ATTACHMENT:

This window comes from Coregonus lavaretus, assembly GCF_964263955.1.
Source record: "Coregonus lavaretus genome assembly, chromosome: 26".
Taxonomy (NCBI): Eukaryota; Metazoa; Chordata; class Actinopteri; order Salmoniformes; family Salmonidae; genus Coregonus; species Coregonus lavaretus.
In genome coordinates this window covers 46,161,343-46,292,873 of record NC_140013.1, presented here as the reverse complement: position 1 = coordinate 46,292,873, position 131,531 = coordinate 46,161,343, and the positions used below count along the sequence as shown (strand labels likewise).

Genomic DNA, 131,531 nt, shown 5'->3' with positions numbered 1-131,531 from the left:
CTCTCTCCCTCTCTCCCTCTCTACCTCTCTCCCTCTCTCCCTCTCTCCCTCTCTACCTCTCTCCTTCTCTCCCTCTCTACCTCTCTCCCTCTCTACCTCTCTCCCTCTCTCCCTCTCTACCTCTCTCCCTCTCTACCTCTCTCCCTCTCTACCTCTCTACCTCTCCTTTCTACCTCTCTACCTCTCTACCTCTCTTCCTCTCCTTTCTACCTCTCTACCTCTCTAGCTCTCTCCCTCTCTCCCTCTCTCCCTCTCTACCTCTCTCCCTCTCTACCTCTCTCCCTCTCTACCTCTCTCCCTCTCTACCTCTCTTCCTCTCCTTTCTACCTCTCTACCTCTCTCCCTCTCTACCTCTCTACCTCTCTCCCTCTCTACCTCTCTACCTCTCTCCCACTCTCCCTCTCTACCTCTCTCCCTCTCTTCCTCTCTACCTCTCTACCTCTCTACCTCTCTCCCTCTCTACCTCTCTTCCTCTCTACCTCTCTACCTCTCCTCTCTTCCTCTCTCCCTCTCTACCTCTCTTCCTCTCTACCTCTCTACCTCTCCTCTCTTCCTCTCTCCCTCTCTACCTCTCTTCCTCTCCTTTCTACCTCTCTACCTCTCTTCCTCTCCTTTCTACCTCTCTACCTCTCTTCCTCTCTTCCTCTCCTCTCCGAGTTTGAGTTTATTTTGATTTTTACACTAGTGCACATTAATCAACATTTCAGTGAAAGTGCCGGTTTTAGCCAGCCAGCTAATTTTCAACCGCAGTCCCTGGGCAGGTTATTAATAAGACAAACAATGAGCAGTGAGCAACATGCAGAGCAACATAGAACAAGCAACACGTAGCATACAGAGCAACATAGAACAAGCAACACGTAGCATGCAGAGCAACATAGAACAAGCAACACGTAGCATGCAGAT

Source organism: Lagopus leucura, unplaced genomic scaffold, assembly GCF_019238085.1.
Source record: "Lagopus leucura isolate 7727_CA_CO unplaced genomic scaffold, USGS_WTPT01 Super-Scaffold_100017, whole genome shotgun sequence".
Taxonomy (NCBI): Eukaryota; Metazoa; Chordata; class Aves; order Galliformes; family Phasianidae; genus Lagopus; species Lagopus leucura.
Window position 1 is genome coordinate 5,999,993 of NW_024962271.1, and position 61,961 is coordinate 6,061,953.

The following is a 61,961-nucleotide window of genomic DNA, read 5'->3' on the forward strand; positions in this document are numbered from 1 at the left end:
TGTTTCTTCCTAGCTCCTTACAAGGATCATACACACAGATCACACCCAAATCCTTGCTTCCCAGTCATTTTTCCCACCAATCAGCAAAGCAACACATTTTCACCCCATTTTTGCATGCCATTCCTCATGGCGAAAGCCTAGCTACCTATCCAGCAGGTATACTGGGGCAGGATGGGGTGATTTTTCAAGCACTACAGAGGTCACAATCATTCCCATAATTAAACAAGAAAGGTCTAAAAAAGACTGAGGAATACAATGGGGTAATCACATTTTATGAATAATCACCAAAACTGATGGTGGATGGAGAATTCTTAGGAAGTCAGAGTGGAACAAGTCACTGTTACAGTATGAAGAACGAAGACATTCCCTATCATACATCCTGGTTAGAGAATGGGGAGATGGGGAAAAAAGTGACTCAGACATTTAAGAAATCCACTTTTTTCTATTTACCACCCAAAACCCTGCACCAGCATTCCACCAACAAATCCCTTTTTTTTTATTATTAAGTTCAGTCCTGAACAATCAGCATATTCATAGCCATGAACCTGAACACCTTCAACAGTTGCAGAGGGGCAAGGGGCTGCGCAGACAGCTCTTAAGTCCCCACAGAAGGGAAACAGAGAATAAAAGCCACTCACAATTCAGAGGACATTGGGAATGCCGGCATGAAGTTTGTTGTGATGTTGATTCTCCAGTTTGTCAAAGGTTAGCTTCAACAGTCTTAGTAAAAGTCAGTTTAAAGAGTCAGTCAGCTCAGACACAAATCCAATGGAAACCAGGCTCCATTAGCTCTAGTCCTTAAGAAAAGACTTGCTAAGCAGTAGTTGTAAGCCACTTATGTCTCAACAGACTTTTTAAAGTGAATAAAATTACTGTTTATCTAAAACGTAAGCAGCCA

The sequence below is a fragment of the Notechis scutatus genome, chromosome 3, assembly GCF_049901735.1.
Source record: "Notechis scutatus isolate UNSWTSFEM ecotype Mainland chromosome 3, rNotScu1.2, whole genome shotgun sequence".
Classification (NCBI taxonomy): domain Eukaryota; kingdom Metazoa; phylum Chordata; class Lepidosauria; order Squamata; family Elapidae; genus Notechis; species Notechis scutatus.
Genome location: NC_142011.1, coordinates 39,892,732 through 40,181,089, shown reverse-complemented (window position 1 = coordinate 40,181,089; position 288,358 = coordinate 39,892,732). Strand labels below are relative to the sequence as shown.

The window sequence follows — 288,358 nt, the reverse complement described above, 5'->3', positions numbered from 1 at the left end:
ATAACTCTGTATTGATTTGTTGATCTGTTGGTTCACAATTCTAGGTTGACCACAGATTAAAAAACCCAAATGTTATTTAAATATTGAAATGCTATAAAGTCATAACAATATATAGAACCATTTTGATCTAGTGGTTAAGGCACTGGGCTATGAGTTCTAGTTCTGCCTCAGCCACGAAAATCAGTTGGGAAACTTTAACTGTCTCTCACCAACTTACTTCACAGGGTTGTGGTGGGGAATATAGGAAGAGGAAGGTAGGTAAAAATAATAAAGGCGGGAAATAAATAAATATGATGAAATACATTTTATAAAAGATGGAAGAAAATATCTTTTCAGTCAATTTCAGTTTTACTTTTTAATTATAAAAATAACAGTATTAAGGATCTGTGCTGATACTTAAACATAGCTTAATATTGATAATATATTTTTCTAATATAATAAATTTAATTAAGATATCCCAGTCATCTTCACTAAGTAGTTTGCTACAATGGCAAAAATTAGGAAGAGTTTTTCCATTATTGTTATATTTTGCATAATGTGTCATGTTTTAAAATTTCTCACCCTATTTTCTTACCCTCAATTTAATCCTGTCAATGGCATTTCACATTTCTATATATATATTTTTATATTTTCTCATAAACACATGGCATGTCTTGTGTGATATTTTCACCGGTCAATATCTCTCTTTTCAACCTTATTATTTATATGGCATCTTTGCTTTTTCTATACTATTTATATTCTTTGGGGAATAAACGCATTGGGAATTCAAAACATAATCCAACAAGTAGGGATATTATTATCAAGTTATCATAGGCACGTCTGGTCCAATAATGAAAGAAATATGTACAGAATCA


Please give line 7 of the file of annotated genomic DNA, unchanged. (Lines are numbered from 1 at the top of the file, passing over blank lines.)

Source organism: Lagopus leucura, unplaced genomic scaffold, assembly GCF_019238085.1.